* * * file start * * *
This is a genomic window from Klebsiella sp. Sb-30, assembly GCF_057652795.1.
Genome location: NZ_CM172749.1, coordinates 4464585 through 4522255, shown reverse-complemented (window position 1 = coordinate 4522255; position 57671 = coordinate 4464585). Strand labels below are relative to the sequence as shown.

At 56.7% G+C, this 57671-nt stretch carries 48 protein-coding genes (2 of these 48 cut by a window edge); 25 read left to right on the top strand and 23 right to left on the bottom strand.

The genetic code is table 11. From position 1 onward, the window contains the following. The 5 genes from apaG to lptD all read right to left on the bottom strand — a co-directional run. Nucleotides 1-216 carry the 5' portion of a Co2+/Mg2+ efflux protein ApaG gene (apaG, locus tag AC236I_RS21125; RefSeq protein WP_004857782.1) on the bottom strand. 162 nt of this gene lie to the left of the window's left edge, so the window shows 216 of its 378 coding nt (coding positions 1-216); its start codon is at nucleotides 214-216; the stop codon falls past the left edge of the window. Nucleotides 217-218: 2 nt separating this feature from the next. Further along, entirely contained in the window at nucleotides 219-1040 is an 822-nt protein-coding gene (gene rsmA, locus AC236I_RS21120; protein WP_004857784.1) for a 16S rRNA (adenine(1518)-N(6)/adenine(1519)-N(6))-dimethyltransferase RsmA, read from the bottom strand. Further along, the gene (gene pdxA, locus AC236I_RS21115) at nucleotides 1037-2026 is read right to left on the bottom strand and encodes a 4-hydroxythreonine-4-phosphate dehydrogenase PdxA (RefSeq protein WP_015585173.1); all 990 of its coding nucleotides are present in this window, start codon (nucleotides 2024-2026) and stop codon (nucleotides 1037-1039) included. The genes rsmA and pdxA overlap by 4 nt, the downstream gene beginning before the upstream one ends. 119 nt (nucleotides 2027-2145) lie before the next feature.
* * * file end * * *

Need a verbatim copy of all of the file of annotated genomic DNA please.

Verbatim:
This is a genomic window from Klebsiella sp. Sb-30, assembly GCF_057652795.1.
Genome location: NZ_CM172749.1, coordinates 4464585 through 4522255, shown reverse-complemented (window position 1 = coordinate 4522255; position 57671 = coordinate 4464585). Strand labels below are relative to the sequence as shown.

At 56.7% G+C, this 57671-nt stretch carries 48 protein-coding genes (2 of these 48 cut by a window edge); 25 read left to right on the top strand and 23 right to left on the bottom strand.

The genetic code is table 11. From position 1 onward, the window contains the following. The 5 genes from apaG to lptD all read right to left on the bottom strand — a co-directional run. Nucleotides 1-216 carry the 5' portion of a Co2+/Mg2+ efflux protein ApaG gene (apaG, locus tag AC236I_RS21125; RefSeq protein WP_004857782.1) on the bottom strand. 162 nt of this gene lie to the left of the window's left edge, so the window shows 216 of its 378 coding nt (coding positions 1-216); its start codon is at nucleotides 214-216; the stop codon falls past the left edge of the window. Nucleotides 217-218: 2 nt separating this feature from the next. Further along, entirely contained in the window at nucleotides 219-1040 is an 822-nt protein-coding gene (gene rsmA, locus AC236I_RS21120; protein WP_004857784.1) for a 16S rRNA (adenine(1518)-N(6)/adenine(1519)-N(6))-dimethyltransferase RsmA, read from the bottom strand. Further along, the gene (gene pdxA, locus AC236I_RS21115) at nucleotides 1037-2026 is read right to left on the bottom strand and encodes a 4-hydroxythreonine-4-phosphate dehydrogenase PdxA (RefSeq protein WP_015585173.1); all 990 of its coding nucleotides are present in this window, start codon (nucleotides 2024-2026) and stop codon (nucleotides 1037-1039) included. The genes rsmA and pdxA overlap by 4 nt, the downstream gene beginning before the upstream one ends. 119 nt (nucleotides 2027-2145) lie before the next feature.